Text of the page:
Doctors may be carrying patient records.

In some cases, travellers who were suspected saw border agents copying their files after taking their laptops and cell phones away for anywhere from a few minutes to a few weeks or longer.

The situation is so serious that the Congress is getting involved now.
A handful of bills have been introduced that could pass next year.
One measure, sponsored by Sen. Russell Feingold, D-Wis., chairman of the Constitution subcommittee, would require reasonable suspicion of illegal activity to search the contents of electronic devices carried by U.S. citizens and legal residents.
It would also require probable cause and a warrant or court order to detain a device for more than 24 hours.
"It's outrageous that on a whim, a border agent can just ask you for your laptop," Representative Eliot Engel, D-N.Y. said.
"We can't just throw our constitutional rights out the window."

The fact is though that this police state policy of the Homeland Security predates the September 11th, 2001 attacks on the Twin Towers.
It has been going on for over 7 years.
Congress is rather slow to act…

Fortunately for the U.S. citizens, as part of the renaissance the United States might experience under the leadership of Barack Obama next year, laws will start limiting the Homeland Security in performing their excessive interferences in the private lives of the U.S. citizens.


Check the full story about how Homeland Security will be restricted by new laws by clicking on:



Anonymous said...

Usually I strongly agree with your comments and views, but for this blog I disagree. Just came back from Mexico / routine - nothing checked at all.

Even so - at the borders America has every right to ensure security. People choose to come to America - it is not a "right".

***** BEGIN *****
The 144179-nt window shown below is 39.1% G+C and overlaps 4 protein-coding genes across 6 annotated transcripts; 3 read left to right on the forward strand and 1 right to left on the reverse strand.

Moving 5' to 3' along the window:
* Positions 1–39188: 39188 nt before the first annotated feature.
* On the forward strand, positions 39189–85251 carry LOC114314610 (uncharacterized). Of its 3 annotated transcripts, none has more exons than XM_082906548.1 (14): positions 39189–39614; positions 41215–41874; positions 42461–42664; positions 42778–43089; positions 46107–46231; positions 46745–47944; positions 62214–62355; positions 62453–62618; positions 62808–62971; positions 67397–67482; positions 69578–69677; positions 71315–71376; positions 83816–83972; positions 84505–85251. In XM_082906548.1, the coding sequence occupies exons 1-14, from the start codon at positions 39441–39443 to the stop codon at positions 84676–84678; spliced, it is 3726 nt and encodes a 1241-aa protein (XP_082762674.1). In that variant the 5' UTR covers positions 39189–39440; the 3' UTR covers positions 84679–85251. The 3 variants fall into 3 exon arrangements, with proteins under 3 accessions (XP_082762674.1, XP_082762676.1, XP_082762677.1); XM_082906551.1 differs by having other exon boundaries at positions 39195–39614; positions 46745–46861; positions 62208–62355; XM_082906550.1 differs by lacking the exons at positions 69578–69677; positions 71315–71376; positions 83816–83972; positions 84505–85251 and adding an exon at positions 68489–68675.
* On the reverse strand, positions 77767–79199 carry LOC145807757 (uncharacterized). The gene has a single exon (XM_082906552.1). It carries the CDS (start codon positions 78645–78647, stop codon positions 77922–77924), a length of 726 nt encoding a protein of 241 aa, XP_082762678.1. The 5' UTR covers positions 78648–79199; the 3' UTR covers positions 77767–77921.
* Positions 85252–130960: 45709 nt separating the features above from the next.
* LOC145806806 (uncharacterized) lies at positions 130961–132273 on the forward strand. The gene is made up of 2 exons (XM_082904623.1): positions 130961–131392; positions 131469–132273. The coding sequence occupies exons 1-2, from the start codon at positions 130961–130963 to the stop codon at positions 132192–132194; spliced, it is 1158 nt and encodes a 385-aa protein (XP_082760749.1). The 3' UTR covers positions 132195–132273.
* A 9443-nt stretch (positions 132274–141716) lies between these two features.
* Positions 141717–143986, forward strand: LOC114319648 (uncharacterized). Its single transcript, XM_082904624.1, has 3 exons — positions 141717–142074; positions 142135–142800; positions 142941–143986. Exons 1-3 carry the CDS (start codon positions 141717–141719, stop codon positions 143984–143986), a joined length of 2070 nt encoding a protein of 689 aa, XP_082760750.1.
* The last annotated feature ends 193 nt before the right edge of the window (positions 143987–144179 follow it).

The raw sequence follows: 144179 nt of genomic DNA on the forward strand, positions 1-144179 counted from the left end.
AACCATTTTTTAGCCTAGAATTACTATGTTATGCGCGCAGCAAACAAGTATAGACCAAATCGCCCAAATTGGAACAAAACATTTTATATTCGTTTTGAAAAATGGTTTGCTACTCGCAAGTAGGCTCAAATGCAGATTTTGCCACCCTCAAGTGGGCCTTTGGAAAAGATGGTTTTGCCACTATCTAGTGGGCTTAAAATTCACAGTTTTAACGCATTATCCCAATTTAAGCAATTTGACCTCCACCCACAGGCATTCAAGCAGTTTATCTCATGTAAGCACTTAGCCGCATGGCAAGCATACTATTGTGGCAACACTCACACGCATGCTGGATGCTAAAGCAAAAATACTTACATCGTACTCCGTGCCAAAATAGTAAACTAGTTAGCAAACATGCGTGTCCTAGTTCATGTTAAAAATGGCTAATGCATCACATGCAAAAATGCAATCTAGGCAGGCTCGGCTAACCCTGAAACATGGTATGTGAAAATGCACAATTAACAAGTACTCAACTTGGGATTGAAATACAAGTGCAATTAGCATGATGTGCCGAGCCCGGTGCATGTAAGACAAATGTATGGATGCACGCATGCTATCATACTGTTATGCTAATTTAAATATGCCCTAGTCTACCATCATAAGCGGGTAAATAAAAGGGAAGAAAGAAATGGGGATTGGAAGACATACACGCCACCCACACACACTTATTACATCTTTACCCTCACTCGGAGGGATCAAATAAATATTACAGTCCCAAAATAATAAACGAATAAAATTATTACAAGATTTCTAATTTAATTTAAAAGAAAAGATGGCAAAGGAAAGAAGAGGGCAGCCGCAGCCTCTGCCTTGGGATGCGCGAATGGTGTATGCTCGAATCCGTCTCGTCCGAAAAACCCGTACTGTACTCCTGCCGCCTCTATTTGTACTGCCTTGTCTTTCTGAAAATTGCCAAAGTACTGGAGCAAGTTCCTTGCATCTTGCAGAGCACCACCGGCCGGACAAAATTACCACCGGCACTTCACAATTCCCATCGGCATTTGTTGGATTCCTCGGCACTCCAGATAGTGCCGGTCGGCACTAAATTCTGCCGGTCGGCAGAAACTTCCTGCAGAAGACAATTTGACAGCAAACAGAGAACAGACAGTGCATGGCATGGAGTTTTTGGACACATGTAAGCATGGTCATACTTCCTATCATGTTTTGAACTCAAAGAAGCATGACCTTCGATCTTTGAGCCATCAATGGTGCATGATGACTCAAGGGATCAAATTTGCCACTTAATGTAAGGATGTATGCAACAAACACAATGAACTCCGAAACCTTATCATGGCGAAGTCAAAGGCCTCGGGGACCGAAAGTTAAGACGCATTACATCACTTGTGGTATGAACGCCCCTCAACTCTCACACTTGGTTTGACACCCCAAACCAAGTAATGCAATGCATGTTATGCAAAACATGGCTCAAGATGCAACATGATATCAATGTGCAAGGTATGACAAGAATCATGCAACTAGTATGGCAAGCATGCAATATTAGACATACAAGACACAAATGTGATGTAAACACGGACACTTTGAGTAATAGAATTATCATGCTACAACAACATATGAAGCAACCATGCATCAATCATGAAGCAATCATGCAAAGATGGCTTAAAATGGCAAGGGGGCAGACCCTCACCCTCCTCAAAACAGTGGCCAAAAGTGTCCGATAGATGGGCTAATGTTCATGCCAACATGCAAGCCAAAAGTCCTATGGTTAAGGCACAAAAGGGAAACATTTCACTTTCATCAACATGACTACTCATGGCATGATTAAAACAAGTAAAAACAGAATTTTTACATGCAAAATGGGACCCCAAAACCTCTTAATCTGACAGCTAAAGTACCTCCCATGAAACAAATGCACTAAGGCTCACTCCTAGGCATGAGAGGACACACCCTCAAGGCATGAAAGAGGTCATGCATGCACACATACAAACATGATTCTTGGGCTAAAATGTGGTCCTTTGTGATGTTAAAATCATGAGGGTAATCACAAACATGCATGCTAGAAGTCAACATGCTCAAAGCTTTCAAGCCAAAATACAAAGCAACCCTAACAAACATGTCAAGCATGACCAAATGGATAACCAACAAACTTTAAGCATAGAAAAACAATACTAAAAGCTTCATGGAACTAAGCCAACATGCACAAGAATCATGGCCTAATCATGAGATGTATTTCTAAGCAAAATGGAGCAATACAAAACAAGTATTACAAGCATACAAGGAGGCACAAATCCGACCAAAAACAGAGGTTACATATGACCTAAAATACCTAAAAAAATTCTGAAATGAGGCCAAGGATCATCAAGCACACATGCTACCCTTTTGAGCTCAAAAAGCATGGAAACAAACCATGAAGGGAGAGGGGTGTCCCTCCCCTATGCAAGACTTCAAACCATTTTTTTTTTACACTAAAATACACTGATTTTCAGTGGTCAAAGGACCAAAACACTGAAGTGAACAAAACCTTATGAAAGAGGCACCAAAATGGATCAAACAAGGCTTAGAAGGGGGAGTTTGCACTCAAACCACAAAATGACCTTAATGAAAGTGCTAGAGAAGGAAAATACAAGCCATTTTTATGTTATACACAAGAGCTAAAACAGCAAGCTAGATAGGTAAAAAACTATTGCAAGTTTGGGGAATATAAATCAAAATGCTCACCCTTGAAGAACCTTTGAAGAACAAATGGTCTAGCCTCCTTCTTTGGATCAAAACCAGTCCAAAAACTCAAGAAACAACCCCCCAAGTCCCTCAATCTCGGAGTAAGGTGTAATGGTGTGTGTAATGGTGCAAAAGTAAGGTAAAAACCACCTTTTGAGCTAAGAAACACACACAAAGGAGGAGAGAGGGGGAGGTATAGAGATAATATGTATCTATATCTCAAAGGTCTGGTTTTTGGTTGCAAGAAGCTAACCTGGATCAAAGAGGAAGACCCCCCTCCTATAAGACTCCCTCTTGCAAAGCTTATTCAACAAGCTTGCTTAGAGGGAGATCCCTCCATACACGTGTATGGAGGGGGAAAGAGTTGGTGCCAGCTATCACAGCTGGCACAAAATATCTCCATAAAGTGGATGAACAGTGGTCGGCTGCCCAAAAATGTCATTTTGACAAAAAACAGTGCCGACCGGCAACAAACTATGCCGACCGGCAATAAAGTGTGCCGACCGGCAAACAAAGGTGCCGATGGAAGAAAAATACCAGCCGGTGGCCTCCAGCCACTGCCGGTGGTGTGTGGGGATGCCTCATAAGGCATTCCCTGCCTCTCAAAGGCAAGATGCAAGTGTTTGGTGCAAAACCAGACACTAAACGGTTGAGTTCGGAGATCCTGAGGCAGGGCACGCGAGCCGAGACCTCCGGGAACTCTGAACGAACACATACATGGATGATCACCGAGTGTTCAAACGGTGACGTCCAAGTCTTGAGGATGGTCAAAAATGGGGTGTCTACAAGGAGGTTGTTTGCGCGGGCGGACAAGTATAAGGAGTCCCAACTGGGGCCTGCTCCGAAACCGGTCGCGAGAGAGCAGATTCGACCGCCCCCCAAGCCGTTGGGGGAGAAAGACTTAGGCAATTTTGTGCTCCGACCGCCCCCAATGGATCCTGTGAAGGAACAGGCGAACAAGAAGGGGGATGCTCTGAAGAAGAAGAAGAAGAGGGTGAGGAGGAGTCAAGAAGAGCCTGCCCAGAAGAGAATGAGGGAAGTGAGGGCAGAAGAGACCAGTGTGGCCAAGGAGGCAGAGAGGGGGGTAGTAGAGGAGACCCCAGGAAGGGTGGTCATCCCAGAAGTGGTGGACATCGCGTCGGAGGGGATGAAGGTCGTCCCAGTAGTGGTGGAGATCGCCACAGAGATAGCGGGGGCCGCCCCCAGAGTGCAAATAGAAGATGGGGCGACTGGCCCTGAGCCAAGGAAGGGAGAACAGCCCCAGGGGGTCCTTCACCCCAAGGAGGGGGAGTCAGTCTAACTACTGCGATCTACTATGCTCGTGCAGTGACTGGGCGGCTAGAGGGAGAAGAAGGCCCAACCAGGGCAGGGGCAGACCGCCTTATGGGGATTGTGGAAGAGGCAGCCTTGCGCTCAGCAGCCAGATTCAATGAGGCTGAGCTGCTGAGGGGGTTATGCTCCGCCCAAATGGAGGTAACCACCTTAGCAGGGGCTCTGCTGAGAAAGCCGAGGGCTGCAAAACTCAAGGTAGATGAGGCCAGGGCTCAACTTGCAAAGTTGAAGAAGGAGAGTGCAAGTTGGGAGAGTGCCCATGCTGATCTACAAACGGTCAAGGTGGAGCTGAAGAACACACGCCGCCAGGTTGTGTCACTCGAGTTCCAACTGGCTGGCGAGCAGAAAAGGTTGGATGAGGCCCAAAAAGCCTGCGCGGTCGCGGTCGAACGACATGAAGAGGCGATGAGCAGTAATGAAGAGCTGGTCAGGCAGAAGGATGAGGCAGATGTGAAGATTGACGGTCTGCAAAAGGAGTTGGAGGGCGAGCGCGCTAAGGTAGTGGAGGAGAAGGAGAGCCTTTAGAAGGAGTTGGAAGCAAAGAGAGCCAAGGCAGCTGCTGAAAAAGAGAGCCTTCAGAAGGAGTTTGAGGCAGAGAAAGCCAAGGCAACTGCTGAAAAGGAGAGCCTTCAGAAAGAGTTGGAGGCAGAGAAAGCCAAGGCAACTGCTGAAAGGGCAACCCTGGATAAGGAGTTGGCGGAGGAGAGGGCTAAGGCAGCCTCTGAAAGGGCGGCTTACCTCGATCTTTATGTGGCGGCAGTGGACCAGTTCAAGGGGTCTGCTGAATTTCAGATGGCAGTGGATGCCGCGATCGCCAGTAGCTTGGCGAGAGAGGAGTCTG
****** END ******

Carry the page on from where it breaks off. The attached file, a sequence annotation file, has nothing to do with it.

Just so you know, I am a radical liberal - but this issue, I just don't get...

Anonymous said...

The posting is about U.S. citizens who leave temporarily their country. To go on holidays or to make a business trip.
Upon their return, they risk to have their mobile phones and lap-top computers temporarily confiscated to have all the information that is on it being checked.
It is therefore not about people who choose to come to the USA.
It is about Americans traveling.
And they have a Constitutional right on Privacy.

Anonymous said...

Nothing wrong in it. That is why you and the others there are safe. Or you have the case of India. NOTHING is checked and you face the consequences. Even after the horrendous bomb attacks a few days ago, nothing has been added to internal security!! anyone can still walk in and bomb!! Do you prefer that?? Then come and live here.

I am all for complete and comprehensive checks. Privacy and individualism and human rights and all that are poppycock once a terrorist enters your borders and blows up the land and you with it!!

If there is no country, you do not exist. The nation comes first, the individual and religion later.

Rajendar Menen